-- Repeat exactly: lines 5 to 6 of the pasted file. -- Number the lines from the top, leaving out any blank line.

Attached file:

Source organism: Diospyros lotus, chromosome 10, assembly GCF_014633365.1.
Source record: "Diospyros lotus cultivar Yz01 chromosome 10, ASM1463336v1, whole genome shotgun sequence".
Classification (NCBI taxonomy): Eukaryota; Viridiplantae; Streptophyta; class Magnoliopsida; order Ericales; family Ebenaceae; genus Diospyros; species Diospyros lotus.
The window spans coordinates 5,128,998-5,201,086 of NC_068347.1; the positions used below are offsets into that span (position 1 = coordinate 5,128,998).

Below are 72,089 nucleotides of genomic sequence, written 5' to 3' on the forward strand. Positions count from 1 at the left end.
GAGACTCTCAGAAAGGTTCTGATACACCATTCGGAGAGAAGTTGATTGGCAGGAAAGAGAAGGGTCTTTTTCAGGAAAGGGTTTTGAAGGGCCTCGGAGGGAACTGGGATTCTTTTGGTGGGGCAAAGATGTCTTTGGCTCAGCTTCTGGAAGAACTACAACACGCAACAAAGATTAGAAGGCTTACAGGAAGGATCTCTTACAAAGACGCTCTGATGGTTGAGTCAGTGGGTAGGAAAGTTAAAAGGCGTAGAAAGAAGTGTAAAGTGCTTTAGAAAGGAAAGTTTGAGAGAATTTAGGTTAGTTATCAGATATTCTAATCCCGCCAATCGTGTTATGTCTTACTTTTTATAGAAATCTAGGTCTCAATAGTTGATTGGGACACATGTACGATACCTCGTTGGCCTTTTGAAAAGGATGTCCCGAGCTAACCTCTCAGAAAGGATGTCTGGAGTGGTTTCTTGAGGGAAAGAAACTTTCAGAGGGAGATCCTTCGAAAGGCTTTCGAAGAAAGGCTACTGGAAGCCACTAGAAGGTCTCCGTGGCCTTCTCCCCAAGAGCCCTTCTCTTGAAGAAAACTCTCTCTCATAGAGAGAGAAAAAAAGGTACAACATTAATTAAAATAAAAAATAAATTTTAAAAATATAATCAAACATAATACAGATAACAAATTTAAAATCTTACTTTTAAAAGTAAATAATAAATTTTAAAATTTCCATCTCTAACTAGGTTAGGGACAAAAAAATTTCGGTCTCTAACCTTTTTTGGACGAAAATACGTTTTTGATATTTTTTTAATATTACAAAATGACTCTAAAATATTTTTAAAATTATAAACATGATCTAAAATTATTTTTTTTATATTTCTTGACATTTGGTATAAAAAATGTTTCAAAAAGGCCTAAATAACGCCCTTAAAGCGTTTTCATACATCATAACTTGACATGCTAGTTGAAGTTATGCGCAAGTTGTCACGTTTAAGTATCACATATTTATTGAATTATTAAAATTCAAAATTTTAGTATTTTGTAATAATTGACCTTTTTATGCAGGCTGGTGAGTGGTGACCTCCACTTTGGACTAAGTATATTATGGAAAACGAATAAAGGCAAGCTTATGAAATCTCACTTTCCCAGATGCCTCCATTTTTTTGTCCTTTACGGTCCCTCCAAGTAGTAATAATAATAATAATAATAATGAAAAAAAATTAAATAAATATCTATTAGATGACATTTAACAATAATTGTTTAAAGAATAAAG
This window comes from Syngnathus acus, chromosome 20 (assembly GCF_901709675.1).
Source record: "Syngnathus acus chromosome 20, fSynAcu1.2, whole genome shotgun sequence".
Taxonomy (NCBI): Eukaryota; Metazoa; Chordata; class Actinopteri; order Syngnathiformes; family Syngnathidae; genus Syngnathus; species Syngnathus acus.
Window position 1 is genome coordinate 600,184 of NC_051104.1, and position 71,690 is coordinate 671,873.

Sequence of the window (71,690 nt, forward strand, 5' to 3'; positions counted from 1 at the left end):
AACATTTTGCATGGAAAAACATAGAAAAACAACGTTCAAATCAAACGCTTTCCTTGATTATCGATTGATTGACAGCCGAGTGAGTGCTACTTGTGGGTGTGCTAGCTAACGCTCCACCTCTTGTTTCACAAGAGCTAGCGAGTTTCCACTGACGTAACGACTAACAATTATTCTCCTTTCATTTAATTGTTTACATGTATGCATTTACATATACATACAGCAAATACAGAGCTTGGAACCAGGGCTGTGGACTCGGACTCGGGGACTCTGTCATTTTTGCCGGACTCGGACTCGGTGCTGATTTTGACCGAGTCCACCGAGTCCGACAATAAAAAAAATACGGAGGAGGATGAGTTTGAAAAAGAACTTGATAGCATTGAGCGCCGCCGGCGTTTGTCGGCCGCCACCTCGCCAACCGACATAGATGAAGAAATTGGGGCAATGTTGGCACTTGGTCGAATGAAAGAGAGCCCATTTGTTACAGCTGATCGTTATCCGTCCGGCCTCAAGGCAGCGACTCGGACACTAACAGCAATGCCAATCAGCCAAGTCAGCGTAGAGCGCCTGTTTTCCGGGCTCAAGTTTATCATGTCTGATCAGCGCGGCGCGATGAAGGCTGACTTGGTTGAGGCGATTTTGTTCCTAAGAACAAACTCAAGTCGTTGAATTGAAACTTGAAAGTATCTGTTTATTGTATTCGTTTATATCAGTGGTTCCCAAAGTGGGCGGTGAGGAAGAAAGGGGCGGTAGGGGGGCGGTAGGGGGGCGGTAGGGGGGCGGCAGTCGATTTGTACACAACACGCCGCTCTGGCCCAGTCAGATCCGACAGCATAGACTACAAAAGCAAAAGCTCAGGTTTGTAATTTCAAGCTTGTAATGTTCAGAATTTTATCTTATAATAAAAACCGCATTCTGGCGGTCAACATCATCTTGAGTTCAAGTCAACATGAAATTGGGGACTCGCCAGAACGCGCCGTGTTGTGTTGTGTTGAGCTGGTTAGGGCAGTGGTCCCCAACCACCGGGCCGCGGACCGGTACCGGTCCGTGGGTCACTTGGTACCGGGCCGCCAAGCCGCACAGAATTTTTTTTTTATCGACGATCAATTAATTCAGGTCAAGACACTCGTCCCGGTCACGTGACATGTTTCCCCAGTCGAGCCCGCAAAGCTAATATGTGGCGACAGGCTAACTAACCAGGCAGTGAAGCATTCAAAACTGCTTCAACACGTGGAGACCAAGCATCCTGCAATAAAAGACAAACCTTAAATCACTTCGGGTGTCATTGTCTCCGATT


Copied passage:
Below are 72,089 nucleotides of genomic sequence, written 5' to 3' on the forward strand. Positions count from 1 at the left end.
GAGACTCTCAGAAAGGTTCTGATACACCATTCGGAGAGAAGTTGATTGGCAGGAAAGAGAAGGGTCTTTTTCAGGAAAGGGTTTTGAAGGGCCTCGGAGGGAACTGGGATTCTTTTGGTGGGGCAAAGATGTCTTTGGCTCAGCTTCTGGAAGAACTACAACACGCAACAAAGATTAGAAGGCTTACAGGAAGGATCTCTTACAAAGACGCTCTGATGGTTGAGTCAGTGGGTAGGAAAGTTAAAAGGCGTAGAAAGAAGTGTAAAGTGCTTTAGAAAGGAAAGTTTGAGAGAATTTAGGTTAGTTATCAGATATTCTAATCCCGCCAATCGTGTTATGTCTTACTTTTTATAGAAATCTAGGTCTCAATAGTTGATTGGGACACATGTACGATACCTCGTTGGCCTTTTGAAAAGGATGTCCCGAGCTAACCTCTCAGAAAGGATGTCTGGAGTGGTTTCTTGAGGGAAAGAAACTTTCAGAGGGAGATCCTTCGAAAGGCTTTCGAAGAAAGGCTACTGGAAGCCACTAGAAGGTCTCCGTGGCCTTCTCCCCAAGAGCCCTTCTCTTGAAGAAAACTCTCTCTCATAGAGAGAGAAAAAAAGGTACAACATTAATTAAAATAAAAAATAAATTTTAAAAATATAATCAAACATAATACAGATAACAAATTTAAAATCTTACTTTTAAAAGTAAATAATAAATTTTAAAATTTCCATCTCTAACTAGGTTAGGGACAAAAAAATTTCGGTCTCTAACCTTTTTTGGACGAAAATACGTTTTTGATATTTTTTTAATATTACAAAATGACTCTAAAATATTTTTAAAATTATAAACATGATCTAAAATTATTTTTTTTATATTTCTTGACATTTGGTATAAAAAATGTTTCAAAAAGGCCTAAATAACGCCCTTAAAGCGTTTTCATACATCATAACTTGACATGCTAGTTGAAGTTATGCGCAAGTTGTCACGTTTAAGTATCACATATTTATTGAATTATTAAAATTCAAAATTTTAGTATTTTGTAATAATTGACCTTTTTATGCAGGCTGGTGAGTGGTGACCTCCACTTTGGACTAAGTATATTATGGAAAACGAATAAAGGCAAGCTTATGAAATCTCACTTTCCCAGATGCCTCCATTTTTTTGTCCTTTACGGTCCCTCCAAGTAGTAATAATAATAATAATAATAATGAAAAAAAATTAAATAAATATCTATTAGATGACATTTAACAATAATTGTTTAAAGAATAAAG